Health group opens hot line, begins ad campaign to help pregnant smokers
Tuesday, December 4th 2001, 12:00 am
By: News On 6
WASHINGTON (AP) _ Health advocates began an ad campaign and opened a hot line Tuesday aimed at getting pregnant women to stub out their cigarettes.
About 13 percent of pregnant women admit they smoke, said Cheryl Healton, president and CEO of the American Legacy Foundation. That works out to more than 426,000 women at any given time.
Healton said the real number is probably higher since many women are ashamed to admit to smoking while pregnant.
``Smoking during pregnancy is a major health problem in our nation _ one that is deeply misunderstood and underserved,'' Healton said.
Women who smoke are nearly 70 percent more likely to have low birth weight babies, and maternal smoking has been linked to one in 10 infant deaths.
Beginning Tuesday, the spouses of 16 governors will appear in television ads in their home states urging pregnant women to stop smoking. A national ad will appear in every state and the District of Columbia within two weeks, Healton said.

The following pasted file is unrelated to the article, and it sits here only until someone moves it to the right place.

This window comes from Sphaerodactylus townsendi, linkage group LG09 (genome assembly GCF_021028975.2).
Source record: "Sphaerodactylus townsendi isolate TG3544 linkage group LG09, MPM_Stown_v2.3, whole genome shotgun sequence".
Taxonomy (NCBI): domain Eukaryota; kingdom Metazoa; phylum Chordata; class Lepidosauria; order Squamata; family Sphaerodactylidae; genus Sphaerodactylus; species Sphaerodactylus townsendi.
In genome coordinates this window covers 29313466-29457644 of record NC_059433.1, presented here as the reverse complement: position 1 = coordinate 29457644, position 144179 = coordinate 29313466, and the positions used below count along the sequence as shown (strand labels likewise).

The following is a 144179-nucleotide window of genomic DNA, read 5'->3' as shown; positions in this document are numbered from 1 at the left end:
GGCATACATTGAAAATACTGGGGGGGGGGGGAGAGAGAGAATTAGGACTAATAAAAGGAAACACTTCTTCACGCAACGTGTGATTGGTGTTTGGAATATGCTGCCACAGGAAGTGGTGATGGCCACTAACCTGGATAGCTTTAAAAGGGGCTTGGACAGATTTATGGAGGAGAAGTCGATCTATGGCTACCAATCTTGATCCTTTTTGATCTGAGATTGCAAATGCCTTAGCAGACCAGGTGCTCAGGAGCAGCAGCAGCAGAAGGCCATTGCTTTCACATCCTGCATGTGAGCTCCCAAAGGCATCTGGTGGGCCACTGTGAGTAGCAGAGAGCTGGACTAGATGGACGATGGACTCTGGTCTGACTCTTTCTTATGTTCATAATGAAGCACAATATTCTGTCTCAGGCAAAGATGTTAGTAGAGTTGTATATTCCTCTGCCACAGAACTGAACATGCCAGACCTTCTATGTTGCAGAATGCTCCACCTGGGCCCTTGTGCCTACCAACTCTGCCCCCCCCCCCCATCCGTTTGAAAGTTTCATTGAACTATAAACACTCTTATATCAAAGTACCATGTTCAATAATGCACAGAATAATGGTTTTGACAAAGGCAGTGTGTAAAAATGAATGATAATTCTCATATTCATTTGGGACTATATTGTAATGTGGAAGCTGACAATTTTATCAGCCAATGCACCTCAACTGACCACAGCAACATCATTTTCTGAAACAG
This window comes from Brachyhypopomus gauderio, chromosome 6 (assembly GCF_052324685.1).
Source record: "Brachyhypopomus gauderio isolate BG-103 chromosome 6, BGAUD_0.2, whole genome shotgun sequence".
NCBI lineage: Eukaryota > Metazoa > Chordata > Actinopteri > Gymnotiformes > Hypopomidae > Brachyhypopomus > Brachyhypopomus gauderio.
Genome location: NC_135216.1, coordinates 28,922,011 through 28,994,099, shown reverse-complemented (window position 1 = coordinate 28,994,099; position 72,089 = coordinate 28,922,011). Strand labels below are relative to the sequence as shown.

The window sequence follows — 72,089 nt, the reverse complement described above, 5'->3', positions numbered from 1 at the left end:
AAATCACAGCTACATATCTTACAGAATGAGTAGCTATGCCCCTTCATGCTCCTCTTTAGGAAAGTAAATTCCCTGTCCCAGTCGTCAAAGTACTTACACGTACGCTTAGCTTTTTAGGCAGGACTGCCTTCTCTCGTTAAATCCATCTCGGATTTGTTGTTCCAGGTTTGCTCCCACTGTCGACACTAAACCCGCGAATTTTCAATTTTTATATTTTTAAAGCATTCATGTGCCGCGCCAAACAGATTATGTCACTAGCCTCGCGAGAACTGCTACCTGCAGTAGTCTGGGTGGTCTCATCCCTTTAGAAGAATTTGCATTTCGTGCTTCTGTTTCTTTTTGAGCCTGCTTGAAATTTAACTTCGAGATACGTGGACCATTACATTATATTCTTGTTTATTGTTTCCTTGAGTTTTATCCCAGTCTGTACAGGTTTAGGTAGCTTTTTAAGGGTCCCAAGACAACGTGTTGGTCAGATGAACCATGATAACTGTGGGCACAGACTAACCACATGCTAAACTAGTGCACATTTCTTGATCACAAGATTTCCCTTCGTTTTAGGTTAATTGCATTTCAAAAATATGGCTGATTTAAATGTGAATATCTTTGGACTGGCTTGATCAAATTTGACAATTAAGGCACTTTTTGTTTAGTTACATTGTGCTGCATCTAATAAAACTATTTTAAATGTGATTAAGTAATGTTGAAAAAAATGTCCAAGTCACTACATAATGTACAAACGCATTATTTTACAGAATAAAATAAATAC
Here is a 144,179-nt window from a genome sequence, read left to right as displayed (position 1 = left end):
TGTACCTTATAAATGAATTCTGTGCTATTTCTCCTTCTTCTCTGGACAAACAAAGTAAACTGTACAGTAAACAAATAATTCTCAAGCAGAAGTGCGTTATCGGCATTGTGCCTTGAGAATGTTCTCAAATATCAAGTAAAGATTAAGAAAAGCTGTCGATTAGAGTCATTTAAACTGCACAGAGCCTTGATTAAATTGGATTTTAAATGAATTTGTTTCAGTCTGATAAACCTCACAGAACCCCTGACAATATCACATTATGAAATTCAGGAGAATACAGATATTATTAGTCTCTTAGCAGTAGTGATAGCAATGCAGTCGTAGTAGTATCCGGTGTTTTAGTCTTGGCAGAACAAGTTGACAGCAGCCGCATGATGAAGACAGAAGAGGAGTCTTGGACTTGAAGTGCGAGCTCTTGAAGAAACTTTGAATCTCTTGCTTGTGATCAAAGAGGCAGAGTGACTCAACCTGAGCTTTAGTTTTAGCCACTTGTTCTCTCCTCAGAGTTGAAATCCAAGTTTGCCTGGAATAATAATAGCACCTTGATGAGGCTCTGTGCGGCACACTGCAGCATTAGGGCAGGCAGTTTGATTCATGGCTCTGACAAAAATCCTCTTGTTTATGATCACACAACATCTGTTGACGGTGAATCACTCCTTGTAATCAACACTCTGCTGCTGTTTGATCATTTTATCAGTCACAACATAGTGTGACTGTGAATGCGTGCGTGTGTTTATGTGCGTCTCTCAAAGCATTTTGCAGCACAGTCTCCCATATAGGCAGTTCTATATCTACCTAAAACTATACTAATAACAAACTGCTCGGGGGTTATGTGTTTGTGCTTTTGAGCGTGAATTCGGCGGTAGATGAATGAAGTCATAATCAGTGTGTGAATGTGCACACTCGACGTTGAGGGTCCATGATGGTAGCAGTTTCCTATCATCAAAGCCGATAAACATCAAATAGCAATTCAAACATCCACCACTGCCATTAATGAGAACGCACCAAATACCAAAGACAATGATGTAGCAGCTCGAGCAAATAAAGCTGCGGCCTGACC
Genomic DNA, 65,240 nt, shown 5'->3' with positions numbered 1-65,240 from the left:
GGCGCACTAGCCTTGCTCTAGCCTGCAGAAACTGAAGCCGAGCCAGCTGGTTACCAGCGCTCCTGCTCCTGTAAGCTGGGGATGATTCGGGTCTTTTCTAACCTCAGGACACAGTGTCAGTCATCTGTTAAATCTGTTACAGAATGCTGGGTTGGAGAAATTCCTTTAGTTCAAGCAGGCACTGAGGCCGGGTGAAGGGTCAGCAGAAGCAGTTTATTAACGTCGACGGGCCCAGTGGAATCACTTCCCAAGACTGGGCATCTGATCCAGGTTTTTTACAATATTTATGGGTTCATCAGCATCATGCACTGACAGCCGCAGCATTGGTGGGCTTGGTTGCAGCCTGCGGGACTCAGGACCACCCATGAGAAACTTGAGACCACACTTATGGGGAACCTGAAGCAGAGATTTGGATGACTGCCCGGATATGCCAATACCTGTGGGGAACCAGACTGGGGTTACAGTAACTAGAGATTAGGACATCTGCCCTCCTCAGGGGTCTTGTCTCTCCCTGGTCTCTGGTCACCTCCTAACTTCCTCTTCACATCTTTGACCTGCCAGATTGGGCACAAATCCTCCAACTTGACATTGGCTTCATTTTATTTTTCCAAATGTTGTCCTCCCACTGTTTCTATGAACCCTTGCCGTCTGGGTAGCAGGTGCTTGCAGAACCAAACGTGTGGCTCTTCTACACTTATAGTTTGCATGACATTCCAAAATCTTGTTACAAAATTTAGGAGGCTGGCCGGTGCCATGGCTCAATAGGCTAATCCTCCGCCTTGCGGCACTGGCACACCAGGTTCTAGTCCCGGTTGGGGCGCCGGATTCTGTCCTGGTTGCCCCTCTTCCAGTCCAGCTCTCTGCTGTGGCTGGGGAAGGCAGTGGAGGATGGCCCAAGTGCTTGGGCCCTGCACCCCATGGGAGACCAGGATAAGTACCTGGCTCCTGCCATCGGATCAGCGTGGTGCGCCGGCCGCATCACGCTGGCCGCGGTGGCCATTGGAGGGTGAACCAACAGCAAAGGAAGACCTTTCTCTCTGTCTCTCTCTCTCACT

The ads will tell women to call a 24-hour hot line managed by the American Cancer Society.
``There's never been a national hot line for pregnant smokers,'' Healton said, adding that the callers would receive help from trained counselors.
Tamar Gillan from Long Beach, N.Y., was the first woman to try the counseling program, as part of a test case.
``I can say that I'm making progress, that I'm smoking less and that I'm optimistic that I will eventually quit,'' said Gillan, who is more than five months pregnant.
Her husband works for the New York City Police Department, and while he was unharmed in the Sept. 11 terrorist attacks, Gillan said the stress had impeded her efforts to quit.
Healton said she hoped the program would cut the number of pregnant smokers by half.
Matthew Myers, president of the Campaign for Tobacco-Free Kids, said states need to get more involved in the fight.
He said 17 state Medicaid programs do not fund smoking cessation programs, even though at least half of the pregnant women who smoke are on Medicaid.
``This program will begin a dialogue, but success will really only be attained if states provide coverage for those who want to quit,'' Myers said.
The Legacy campaign is expected to cost at least $6 million, Healton said. The group is funded through the $206 billion settlement reached by the tobacco companies and 46 states three years ago.
Toll-free hot line: 1-866-667-8278.